In my current role as a high school English language arts specialist in Louisville, KY, I work with schools to support teachers with curriculum and instruction. Beyond my career, I’m also a parent. Many people can attest that being a parent changes the way you experience almost everything—this is certainly true for me and how I approach my work.
When I go into any classroom or look at instructional materials, my first thought is always: is this good enough for my child? And if it’s not good enough for my child, then it’s not good enough for any of our students.
Most parents have careers outside of the field of curriculum and instruction. It can be tough to know if the instructional materials our kids are bringing home are supporting their learning and helping them grow, especially since there’s no one correct way to teach and no single book that has all the answers.
However, there are three simple questions parents can ask to know more about the quality of their children’s materials:
Students need the the opportunity to choose some of the books and articles they’re reading.
When they’re assigned research projects, the freedom to pick topics of their interest and that are culturally relevant can make a huge difference.
Some degree of choice is critical, because, through that choice, students can discover life-changing answers about themselves: what they love, what they don’t, what interests them and what they hope to explore further.
The more that they like what they’re reading, the more they will actually read.
"If it’s not good enough for my child, then it’s not good enough for any of our students."
Along with choice, variety and diversity of texts and tasks is essential. Literature is vital, but a variety of nonfiction is important as well.
Once most students graduate, they will primarily encounter informational texts in their everyday lives and careers. How students interact with diverse texts is also an important consideration.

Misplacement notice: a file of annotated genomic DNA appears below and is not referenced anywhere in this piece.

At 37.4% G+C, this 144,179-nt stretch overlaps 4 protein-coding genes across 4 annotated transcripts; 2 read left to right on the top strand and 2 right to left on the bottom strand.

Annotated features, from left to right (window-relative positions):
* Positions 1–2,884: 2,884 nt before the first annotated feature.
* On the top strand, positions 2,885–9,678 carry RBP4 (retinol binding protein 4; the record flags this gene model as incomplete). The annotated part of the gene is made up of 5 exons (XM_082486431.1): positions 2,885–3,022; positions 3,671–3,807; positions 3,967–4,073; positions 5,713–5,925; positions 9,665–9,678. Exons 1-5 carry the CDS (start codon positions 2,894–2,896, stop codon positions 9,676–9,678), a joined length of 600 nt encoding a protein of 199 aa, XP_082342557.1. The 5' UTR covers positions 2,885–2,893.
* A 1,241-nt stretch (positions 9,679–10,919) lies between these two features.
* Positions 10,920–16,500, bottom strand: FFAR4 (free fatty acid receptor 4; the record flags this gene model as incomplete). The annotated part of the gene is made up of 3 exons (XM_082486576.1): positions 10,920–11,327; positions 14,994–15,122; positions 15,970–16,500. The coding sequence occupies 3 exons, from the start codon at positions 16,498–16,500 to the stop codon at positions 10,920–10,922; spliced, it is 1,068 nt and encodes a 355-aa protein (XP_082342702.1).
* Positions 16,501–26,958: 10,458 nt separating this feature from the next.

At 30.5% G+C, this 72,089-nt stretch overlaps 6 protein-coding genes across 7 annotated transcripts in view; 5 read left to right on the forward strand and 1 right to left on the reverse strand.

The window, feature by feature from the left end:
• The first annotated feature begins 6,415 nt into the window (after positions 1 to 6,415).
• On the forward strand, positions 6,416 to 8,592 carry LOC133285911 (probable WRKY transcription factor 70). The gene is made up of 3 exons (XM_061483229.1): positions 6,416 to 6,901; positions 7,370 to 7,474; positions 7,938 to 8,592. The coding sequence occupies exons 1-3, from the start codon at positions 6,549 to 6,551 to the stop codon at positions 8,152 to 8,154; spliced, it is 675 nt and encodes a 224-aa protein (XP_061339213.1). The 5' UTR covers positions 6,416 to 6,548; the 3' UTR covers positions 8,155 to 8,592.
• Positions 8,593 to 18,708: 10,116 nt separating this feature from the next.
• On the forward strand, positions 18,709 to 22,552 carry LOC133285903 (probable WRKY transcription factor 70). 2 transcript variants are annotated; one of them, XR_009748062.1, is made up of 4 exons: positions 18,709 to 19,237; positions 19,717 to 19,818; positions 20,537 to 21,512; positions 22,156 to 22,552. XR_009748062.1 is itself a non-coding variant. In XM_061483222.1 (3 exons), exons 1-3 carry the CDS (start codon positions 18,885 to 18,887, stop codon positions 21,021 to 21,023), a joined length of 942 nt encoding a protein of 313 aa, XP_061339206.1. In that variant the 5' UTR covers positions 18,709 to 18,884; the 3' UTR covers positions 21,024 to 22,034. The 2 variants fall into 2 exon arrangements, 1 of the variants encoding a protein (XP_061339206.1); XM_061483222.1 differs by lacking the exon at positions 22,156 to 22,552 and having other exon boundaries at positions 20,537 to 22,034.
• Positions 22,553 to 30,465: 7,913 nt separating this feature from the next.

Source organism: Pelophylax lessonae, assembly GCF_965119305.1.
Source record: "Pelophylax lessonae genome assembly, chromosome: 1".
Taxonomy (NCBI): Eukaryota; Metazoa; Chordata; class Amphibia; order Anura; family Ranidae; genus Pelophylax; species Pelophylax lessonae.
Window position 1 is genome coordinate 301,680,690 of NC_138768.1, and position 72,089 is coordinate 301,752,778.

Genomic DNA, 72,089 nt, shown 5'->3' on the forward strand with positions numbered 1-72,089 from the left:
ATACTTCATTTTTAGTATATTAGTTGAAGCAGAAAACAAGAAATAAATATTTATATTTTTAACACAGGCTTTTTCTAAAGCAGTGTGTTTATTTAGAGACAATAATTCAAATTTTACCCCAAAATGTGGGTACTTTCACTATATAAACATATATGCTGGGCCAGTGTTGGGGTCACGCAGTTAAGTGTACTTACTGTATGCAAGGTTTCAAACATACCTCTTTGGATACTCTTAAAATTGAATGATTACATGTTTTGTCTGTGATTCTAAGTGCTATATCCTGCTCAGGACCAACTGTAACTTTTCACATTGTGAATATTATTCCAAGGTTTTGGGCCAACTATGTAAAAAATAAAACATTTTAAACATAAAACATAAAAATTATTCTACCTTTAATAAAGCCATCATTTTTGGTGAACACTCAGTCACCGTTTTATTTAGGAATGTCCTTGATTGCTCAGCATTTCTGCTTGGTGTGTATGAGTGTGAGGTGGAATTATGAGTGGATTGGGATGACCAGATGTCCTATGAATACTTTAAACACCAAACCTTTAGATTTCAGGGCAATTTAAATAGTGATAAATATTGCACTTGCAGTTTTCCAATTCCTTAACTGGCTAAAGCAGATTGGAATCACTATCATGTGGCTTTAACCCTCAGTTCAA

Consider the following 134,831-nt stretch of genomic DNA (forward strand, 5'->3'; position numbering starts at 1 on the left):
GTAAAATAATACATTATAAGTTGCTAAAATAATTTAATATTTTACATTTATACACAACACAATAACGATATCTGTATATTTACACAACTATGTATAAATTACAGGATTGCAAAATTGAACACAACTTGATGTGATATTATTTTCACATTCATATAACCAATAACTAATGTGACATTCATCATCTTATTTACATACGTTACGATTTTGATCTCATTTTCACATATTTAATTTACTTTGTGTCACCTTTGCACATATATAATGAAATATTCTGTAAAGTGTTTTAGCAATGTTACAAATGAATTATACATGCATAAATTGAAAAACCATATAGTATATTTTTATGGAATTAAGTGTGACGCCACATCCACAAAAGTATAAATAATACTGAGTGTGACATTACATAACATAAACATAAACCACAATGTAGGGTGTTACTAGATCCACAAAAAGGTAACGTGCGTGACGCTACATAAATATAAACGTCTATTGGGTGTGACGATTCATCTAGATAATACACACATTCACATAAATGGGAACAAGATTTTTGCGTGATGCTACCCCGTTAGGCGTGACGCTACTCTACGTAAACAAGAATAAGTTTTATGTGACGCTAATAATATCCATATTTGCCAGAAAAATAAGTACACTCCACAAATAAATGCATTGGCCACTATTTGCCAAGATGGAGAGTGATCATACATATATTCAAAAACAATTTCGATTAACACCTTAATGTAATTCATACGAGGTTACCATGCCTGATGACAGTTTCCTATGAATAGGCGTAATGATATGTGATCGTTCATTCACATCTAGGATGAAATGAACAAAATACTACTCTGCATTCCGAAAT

I’m excited when my son brings home rich, multi-faceted assignments based on high-quality texts. For example, sometimes he brings home an informational text that he needs to annotate.
Along with the annotation, he looks up vocabulary, he answers questions, and he writes about what he’s reading. Through interacting with a single text in different ways, he’s able to build a multitude of skills.
Reach out to teachers and ask what English language arts programs are being used in your child’s class. Take a look at EdReports reviews to see if we’ve had a chance to examine it. We’ve evaluated hundreds of K-8 and high school programs based on their alignment to the standards and other usability factors.
We ask the same questions about choice, variety, and text complexity that I’m encouraging you to consider. Indicator 1b in our review tool focuses specifically on the kinds of texts and the diversity of content a program offers. Parents can learn what their kids will be engaging with every day and be empowered with a new understanding of what quality materials look like and how they impact students.
All students deserve to learn from high-quality materials, which includes the texts and tasks that they bring home with them. Having access to choice and variety is imperative in making our children better readers, writers, and thinkers.